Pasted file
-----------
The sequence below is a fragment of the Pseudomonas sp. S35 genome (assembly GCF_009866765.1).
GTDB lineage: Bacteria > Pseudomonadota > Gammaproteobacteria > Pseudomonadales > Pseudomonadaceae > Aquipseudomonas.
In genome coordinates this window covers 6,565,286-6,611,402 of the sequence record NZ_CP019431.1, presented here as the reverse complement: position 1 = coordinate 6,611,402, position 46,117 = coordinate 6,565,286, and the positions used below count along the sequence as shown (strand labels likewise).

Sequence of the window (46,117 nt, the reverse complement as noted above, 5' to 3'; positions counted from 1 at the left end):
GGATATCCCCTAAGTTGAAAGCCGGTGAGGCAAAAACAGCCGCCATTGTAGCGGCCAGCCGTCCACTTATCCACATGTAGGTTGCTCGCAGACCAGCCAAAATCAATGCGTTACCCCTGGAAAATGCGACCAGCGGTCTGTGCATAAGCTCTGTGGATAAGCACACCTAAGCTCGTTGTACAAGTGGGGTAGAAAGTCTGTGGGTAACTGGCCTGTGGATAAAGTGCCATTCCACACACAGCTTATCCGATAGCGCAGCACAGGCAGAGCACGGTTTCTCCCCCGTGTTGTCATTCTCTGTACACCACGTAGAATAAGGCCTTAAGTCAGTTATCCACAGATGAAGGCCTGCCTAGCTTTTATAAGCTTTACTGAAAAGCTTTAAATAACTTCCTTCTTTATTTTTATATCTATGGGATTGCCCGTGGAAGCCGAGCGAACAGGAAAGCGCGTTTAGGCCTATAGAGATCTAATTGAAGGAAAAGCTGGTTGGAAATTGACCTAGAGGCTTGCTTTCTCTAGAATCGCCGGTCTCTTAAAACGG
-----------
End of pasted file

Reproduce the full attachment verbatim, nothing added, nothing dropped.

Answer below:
The sequence below is a fragment of the Pseudomonas sp. S35 genome (assembly GCF_009866765.1).
GTDB lineage: Bacteria > Pseudomonadota > Gammaproteobacteria > Pseudomonadales > Pseudomonadaceae > Aquipseudomonas.
In genome coordinates this window covers 6,565,286-6,611,402 of the sequence record NZ_CP019431.1, presented here as the reverse complement: position 1 = coordinate 6,611,402, position 46,117 = coordinate 6,565,286, and the positions used below count along the sequence as shown (strand labels likewise).

Sequence of the window (46,117 nt, the reverse complement as noted above, 5' to 3'; positions counted from 1 at the left end):
GGATATCCCCTAAGTTGAAAGCCGGTGAGGCAAAAACAGCCGCCATTGTAGCGGCCAGCCGTCCACTTATCCACATGTAGGTTGCTCGCAGACCAGCCAAAATCAATGCGTTACCCCTGGAAAATGCGACCAGCGGTCTGTGCATAAGCTCTGTGGATAAGCACACCTAAGCTCGTTGTACAAGTGGGGTAGAAAGTCTGTGGGTAACTGGCCTGTGGATAAAGTGCCATTCCACACACAGCTTATCCGATAGCGCAGCACAGGCAGAGCACGGTTTCTCCCCCGTGTTGTCATTCTCTGTACACCACGTAGAATAAGGCCTTAAGTCAGTTATCCACAGATGAAGGCCTGCCTAGCTTTTATAAGCTTTACTGAAAAGCTTTAAATAACTTCCTTCTTTATTTTTATATCTATGGGATTGCCCGTGGAAGCCGAGCGAACAGGAAAGCGCGTTTAGGCCTATAGAGATCTAATTGAAGGAAAAGCTGGTTGGAAATTGACCTAGAGGCTTGCTTTCTCTAGAATCGCCGGTCTCTTAAAACGG